BBC "Reinvents" Free-to-Air Sports Online
In a bid to counteract the decimation of its sports coverage, the BBC has announced plans to produce and distribute an additional 1,000 hours a year of sports online. It has termed the move a reinvention of free-to-air sports broadcasting. In reality, though, it is a necessary reaction to the draining of top-tier sports from commercial and publicly funded channels.
In recent years the publicly funded Corporation has been forced to shed prestigious contracts for Formula 1, football, cricket, and golf mainly to competition from pay TV operators led by Sky and, lately, BT Sport.
While it still holds free to air rights to the Olympics in the UK until 2024, it will share coverage with subscribers to Eurosport.
Consequently, the BBC's increase in sports will see it concentrate on currently niche sports in the UK including wheelchair tennis, women's Super League soccer, and British Basketball League. These will be seen through the BBC Sport website and BBC iPlayer. The service will allow for personalisation though details on this have not been revealed. The iPlayer is already on its way to achieving more viewers, as 2016 was its best year to date with 243 million monthly requests on average.
In addition, more content from the BBC's remaining major sports rights will be streamed. These include Wimbledon, the FIFA World Cup until 2022, soccer's Euro 2020 and rugby union's Six Nations. Federations including The All England Lawn Tennis Club, the International Tennis Federation, British Swimming, and British Basketball back the plan to assist the BBC in move live production since they gain the oxygen of publicity to help grow their sports.
Key to the BBC's confidence in being able to stream this volume of content—to audiences that for some of the marquee contracts will run into the millions—is the IP contribution and distribution infrastructure as well as the front-end iPlayer it has been building since London 2012. The Corporation's new £120m regional headquarters in Cardiff, Wales will be its first to be outfitted entirely with IP infrastructure. Due to open in late 2019, the buliding is part of a strategy to shift transport of all signals to IP. The aim is to make cost savings and pave the way for future digital innovation.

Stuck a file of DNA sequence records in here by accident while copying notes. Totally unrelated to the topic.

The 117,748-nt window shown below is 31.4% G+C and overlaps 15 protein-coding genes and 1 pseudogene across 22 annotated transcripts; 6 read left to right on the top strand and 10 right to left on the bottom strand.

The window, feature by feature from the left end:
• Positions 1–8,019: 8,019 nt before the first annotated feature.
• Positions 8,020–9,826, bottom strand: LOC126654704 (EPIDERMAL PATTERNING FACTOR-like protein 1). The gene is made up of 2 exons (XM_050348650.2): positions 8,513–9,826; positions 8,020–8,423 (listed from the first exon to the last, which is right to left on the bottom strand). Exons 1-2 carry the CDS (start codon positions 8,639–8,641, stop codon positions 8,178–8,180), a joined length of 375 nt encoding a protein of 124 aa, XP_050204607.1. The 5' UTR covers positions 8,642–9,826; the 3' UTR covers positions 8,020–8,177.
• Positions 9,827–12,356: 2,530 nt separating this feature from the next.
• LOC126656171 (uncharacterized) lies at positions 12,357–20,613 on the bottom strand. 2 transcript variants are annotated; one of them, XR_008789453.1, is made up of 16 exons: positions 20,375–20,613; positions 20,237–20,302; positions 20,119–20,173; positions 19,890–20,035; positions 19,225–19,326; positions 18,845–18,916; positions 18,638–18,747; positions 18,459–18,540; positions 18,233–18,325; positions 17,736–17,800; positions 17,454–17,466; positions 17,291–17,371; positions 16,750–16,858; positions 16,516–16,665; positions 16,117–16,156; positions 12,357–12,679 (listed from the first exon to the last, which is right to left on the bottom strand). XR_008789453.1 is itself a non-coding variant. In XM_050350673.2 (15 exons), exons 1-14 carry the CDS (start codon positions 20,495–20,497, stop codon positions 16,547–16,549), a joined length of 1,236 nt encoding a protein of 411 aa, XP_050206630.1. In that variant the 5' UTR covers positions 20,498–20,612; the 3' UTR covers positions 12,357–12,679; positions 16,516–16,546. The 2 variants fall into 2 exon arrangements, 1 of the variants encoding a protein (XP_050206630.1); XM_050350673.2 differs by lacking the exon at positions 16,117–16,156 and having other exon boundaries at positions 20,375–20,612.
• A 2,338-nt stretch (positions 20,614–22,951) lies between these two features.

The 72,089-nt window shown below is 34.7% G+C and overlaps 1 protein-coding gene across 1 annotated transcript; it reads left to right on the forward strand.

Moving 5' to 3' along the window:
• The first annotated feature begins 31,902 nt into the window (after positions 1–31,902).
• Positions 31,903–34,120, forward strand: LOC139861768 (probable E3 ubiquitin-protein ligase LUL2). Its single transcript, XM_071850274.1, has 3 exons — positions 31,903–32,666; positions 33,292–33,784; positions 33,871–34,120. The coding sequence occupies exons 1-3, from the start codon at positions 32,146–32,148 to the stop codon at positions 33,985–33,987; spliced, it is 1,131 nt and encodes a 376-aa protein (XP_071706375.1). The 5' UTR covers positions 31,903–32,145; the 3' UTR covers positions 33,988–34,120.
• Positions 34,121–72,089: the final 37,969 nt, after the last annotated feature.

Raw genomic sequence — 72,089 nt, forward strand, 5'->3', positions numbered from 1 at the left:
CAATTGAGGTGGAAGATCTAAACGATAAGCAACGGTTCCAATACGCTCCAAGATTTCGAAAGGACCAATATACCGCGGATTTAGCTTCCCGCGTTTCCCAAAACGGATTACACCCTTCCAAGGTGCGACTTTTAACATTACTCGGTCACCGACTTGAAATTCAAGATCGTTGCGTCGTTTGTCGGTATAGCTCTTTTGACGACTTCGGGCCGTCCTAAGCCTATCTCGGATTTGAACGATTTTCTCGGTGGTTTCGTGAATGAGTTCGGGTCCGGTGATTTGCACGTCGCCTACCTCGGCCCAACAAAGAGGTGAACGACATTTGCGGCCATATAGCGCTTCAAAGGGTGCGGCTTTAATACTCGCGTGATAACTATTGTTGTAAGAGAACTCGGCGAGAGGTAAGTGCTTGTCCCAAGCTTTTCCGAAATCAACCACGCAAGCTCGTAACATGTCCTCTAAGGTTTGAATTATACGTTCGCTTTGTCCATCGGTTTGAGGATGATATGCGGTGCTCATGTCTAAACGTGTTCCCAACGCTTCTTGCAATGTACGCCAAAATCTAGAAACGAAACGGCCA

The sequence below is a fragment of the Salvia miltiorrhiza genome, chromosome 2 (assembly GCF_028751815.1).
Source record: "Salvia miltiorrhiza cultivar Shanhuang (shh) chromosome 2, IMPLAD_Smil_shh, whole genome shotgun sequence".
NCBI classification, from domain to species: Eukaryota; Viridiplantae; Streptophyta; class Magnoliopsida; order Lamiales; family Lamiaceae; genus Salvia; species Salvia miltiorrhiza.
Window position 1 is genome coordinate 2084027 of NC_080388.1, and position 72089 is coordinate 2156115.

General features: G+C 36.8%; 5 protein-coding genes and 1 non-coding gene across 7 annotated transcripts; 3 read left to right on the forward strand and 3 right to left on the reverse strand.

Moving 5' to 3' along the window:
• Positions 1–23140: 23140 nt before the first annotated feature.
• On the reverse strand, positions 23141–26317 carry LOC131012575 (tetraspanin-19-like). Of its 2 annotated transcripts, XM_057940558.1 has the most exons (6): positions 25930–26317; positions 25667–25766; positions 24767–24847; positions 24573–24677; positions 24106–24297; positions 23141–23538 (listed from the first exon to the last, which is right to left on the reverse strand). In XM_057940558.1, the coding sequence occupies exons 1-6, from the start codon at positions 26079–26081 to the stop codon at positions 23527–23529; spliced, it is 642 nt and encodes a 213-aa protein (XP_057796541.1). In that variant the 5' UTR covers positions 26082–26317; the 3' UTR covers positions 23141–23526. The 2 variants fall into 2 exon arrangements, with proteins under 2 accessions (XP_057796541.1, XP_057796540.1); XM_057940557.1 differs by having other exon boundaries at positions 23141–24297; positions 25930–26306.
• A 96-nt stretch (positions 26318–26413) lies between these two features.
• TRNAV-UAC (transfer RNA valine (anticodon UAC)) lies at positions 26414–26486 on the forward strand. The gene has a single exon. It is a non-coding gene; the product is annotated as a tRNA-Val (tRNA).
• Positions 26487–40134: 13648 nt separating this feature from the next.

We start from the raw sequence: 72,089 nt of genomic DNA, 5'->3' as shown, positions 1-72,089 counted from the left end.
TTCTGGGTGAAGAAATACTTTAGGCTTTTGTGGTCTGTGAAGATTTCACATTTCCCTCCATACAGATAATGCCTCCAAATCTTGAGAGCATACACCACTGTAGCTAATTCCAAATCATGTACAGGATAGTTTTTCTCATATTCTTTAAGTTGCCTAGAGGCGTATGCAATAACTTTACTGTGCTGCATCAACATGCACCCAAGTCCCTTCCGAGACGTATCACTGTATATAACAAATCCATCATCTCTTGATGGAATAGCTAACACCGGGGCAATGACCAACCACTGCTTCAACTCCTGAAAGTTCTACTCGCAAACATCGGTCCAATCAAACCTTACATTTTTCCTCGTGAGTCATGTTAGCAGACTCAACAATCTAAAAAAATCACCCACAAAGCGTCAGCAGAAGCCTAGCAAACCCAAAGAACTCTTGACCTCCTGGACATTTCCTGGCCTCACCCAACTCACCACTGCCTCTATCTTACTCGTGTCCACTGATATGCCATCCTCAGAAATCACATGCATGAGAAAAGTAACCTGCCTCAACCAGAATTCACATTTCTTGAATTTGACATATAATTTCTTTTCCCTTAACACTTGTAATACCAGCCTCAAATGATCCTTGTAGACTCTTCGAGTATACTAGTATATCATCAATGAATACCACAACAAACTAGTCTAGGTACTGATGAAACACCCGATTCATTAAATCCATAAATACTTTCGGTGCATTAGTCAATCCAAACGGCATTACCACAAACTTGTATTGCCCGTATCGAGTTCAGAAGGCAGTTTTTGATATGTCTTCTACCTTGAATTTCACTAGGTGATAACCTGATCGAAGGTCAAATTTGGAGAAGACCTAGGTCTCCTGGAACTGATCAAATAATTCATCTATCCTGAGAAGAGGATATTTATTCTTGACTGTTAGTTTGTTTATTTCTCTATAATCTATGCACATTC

Partnered with telco BT, the BBC has already laid an IP network linking all 21 UK broadcasting centres and local radio stations, as well as connecting to its main overseas bureaus and partners for playout of the BBC's TV channels.
The network will carry all video, audio, and data traffic, as well as fixed-line telephony, ISDN and broadband services. IP contribution links have already been introduced at major BBC ingest points in London and Salford, home of BBC Sport. The majority of news and sports production are already using IP contribution.
The IP network will also make it easier for the BBC to work with, and explore, emerging, data-hungry formats like UHD, 360° content and object-based broadcasting.
BBC national and regional facilities will run uncompressed video, but a number of other internet streaming platforms are under consideration. "There is a growing interest among the production community in approaches for very low-cost, low-effort production with which to engage social platforms," according to BBC head of product, systems, and services Tim Sargeant.
Although there isn't a huge difference between the cost of like-for-like SDI and IP equipment, the BBC expects the flexibility offered by IP solutions will mean that savings will be made over time."We are seeing a simultaneous shift towards service models with cost savings associated with that," said Sargeant.
The BBC is also likely to employ remote production of sports to reduce costs. An example is the control over IP of one or two cameras at a venue from a centralised location.
BBC Director General Tony Hall admitted the BBC has been forced to evolve as a result of the budget for live sport being slashed. "As we have shown time and time again, we will not stand still…not if we want to meet the changing demands of sports fans, not if we want to remain relevant in the media's most competitive marketplace.
"While we're privileged to be funded by the licence fee, it's no secret we don't have the same deep pockets as those we must now compete against but we have unique qualities that are essential for those sports who want to ensure their events are available to – and able to inspire – the widest possible audience."
Hall had earlier warned of the threat to British broadcasting from Netflix and other online streamers. He said their rise would ultimately lead to an annual fall in the amount spent by British broadcasters to around £500 million ($653 million) a year over the next ten years.
In January Hall outlined a strategy to "totally reinvent the iPlayer by 2020 to increase its reach and become a "must-visit destination.”
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